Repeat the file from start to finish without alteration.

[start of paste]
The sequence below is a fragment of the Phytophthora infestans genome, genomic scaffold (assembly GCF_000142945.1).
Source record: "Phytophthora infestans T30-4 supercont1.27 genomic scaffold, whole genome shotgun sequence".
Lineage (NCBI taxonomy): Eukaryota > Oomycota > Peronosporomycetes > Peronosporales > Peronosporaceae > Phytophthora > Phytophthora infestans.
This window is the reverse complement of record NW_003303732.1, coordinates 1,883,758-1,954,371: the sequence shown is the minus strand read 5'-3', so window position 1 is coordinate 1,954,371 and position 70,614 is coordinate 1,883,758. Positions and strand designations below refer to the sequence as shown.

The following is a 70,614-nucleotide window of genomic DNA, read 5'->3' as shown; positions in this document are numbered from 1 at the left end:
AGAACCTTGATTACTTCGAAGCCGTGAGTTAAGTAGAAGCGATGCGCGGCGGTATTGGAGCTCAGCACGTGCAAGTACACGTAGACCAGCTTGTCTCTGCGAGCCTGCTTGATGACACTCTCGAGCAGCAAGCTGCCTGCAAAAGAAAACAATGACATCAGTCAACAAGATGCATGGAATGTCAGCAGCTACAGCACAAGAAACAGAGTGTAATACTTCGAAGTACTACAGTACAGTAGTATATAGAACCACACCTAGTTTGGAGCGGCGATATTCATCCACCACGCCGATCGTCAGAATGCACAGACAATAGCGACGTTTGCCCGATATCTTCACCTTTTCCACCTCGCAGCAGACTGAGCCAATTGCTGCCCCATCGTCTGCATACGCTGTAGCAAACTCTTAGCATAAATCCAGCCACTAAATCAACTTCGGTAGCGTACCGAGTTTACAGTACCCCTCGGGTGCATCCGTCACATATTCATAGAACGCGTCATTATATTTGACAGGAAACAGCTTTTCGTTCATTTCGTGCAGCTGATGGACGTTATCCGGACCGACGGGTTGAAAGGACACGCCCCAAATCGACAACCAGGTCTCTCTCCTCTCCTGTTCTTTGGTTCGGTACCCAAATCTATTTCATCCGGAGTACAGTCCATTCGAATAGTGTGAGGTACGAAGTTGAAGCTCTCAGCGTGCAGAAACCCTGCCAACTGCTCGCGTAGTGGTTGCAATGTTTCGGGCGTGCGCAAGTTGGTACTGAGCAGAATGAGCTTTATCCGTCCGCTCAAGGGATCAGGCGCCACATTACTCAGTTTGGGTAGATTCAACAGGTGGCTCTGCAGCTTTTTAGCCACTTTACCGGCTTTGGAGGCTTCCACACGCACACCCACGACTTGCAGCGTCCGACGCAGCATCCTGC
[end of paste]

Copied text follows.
The sequence below is a fragment of the Phytophthora infestans genome, genomic scaffold (assembly GCF_000142945.1).
Source record: "Phytophthora infestans T30-4 supercont1.27 genomic scaffold, whole genome shotgun sequence".
Lineage (NCBI taxonomy): Eukaryota > Oomycota > Peronosporomycetes > Peronosporales > Peronosporaceae > Phytophthora > Phytophthora infestans.
This window is the reverse complement of record NW_003303732.1, coordinates 1,883,758-1,954,371: the sequence shown is the minus strand read 5'-3', so window position 1 is coordinate 1,954,371 and position 70,614 is coordinate 1,883,758. Positions and strand designations below refer to the sequence as shown.

The following is a 70,614-nucleotide window of genomic DNA, read 5'->3' as shown; positions in this document are numbered from 1 at the left end:
AGAACCTTGATTACTTCGAAGCCGTGAGTTAAGTAGAAGCGATGCGCGGCGGTATTGGAGCTCAGCACGTGCAAGTACACGTAGACCAGCTTGTCTCTGCGAGCCTGCTTGATGACACTCTCGAGCAGCAAGCTGCCTGCAAAAGAAAACAATGACATCAGTCAACAAGATGCATGGAATGTCAGCAGCTACAGCACAAGAAACAGAGTGTAATACTTCGAAGTACTACAGTACAGTAGTATATAGAACCACACCTAGTTTGGAGCGGCGATATTCATCCACCACGCCGATCGTCAGAATGCACAGACAATAGCGACGTTTGCCCGATATCTTCACCTTTTCCACCTCGCAGCAGACTGAGCCAATTGCTGCCCCATCGTCTGCATACGCTGTAGCAAACTCTTAGCATAAATCCAGCCACTAAATCAACTTCGGTAGCGTACCGAGTTTACAGTACCCCTCGGGTGCATCCGTCACATATTCATAGAACGCGTCATTATATTTGACAGGAAACAGCTTTTCGTTCATTTCGTGCAGCTGATGGACGTTATCCGGACCGACGGGTTGAAAGGACACGCCCCAAATCGACAACCAGGTCTCTCTCCTCTCCTGTTCTTTGGTTCGGTACCCAAATCTATTTCATCCGGAGTACAGTCCATTCGAATAGTGTGAGGTACGAAGTTGAAGCTCTCAGCGTGCAGAAACCCTGCCAACTGCTCGCGTAGTGGTTGCAATGTTTCGGGCGTGCGCAAGTTGGTACTGAGCAGAATGAGCTTTATCCGTCCGCTCAAGGGATCAGGCGCCACATTACTCAGTTTGGGTAGATTCAACAGGTGGCTCTGCAGCTTTTTAGCCACTTTACCGGCTTTGGAGGCTTCCACACGCACACCCACGACTTGCAGCGTCCGACGCAGCATCCTGC